Davies, Zoe G.2; Dallimer, Martin6; Edmondson, Jill L.4; Leake, Jonathan R.4; Gaston, Kevin J.5
1 Section for Environment and Natural Resources, Department of Food and Resource Economics, Faculty of Science, Københavns Universitet2 University of Kent3 Economics, politics and operational planning, Forest & Landscape Denmark, Faculty of Life Sciences, Københavns Universitet4 University of Sheffield5 University of Exeter6 Economics, politics and operational planning, Forest & Landscape Denmark, Faculty of Life Sciences, Københavns Universitet
Although urbanisation is a major cause of land-use change worldwide, towns and cities remain relatively understudied ecosystems. Research into urban ecosystem service provision is still an emerging field, yet evidence is accumulating rapidly to suggest that the biological carbon stores in cities are more substantial than previously assumed. However, as more vegetation carbon densities are derived, substantial variability between these estimates is becoming apparent. Here, we review procedural differences evident in the literature, which may be drivers of variation in carbon storage assessments. Additionally, we quantify the impact that some of these different approaches may have when extrapolating carbon figures derived from surveys up to a city-wide scale. To understand how/why carbon stocks vary within and between cities, researchers need to use more uniform methods to estimate stores and relate this quantitatively to standardised 'urbanisation' metrics, in order to facilitate comparisons.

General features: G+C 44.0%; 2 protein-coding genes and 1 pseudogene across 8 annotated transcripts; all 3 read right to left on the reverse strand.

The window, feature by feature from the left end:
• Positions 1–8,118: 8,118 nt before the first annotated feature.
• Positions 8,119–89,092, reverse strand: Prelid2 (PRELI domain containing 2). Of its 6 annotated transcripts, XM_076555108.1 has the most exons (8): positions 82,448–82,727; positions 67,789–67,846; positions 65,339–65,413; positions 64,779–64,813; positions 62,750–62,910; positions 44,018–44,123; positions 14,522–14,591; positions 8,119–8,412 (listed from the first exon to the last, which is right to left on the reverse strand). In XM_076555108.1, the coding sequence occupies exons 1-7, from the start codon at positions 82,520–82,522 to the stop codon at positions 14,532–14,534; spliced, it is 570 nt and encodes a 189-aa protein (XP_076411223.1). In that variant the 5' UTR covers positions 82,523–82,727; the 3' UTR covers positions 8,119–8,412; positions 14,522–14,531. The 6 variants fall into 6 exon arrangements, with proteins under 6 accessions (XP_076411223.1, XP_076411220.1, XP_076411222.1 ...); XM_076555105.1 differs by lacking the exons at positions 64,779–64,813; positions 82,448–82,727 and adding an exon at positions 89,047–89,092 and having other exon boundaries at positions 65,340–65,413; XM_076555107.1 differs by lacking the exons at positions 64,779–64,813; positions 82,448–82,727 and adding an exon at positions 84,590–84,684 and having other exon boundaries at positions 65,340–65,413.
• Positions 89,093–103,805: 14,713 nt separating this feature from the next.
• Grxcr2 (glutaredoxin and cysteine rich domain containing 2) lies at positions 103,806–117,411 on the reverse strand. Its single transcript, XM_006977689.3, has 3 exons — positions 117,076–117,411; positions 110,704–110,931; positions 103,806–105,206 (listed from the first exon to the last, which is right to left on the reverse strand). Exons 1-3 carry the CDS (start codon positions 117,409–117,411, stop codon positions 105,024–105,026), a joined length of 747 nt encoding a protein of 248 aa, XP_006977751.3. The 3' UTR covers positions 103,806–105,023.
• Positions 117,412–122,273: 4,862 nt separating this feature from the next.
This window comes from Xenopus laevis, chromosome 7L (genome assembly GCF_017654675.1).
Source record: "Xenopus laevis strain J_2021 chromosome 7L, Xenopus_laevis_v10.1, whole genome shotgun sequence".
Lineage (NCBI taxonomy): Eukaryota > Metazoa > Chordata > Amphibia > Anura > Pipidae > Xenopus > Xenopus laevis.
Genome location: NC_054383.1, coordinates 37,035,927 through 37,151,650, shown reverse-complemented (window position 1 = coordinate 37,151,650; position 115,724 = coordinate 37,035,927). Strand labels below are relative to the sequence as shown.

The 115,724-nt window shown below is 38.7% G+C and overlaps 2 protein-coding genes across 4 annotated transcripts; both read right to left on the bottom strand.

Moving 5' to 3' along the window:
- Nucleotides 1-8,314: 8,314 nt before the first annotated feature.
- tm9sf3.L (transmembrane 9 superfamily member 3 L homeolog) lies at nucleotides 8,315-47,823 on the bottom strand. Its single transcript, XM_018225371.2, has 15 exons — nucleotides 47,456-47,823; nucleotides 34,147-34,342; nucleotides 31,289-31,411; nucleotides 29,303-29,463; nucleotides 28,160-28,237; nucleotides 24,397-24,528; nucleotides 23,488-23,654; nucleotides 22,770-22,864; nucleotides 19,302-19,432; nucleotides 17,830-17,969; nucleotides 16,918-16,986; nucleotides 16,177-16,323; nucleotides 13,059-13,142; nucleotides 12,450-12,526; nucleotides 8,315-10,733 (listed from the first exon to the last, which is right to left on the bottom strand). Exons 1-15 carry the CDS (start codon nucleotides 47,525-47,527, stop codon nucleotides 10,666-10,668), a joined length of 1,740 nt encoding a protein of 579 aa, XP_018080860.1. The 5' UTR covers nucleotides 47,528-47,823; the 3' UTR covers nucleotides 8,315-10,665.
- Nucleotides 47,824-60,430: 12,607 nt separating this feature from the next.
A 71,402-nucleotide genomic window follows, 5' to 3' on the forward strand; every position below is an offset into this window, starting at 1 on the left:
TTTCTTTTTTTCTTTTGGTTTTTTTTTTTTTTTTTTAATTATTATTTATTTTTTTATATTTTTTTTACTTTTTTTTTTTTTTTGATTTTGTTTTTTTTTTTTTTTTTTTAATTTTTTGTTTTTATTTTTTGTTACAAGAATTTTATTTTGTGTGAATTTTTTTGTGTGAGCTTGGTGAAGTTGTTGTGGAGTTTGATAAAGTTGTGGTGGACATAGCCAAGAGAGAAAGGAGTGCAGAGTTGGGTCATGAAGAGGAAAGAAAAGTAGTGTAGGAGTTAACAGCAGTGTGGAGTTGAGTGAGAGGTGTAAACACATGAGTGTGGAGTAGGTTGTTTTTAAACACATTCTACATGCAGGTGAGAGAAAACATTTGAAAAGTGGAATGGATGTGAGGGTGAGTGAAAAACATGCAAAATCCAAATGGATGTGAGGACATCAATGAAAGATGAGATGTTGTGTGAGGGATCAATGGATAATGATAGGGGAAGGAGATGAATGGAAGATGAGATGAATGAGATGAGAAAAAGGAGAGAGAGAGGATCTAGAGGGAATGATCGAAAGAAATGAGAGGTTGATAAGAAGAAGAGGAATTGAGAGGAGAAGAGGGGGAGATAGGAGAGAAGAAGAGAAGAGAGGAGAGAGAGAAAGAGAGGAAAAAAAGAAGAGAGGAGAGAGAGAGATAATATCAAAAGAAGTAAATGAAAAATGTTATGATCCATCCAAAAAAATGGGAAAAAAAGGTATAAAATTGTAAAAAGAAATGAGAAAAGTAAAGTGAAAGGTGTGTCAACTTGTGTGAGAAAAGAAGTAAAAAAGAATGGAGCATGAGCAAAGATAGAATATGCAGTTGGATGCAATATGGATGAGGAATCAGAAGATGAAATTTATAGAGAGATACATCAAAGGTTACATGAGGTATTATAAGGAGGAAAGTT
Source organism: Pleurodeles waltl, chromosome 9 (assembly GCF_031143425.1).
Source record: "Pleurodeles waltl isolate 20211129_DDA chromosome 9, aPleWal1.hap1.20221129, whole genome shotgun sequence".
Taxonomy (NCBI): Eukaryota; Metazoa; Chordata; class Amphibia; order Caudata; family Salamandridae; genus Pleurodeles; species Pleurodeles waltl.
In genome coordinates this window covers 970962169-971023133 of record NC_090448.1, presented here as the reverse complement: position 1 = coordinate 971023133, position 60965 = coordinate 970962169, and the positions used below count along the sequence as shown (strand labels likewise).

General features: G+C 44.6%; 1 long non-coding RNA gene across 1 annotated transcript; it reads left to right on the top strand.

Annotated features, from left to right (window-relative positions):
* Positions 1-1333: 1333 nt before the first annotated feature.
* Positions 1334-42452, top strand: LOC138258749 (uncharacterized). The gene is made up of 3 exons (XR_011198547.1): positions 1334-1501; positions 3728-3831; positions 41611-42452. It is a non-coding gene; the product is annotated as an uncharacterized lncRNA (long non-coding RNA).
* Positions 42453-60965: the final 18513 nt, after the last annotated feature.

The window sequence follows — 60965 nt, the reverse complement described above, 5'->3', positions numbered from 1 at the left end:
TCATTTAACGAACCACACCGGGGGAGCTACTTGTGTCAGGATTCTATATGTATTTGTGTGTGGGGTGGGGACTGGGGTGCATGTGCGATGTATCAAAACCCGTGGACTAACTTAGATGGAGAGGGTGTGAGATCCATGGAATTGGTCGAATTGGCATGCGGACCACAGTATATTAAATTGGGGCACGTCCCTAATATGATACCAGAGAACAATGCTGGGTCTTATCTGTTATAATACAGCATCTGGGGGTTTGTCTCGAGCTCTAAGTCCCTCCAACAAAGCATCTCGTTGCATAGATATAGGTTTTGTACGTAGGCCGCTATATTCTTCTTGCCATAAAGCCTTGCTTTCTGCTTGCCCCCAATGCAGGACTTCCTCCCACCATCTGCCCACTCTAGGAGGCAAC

Environmental Pollution, 2013, Vol 183, p. 133-142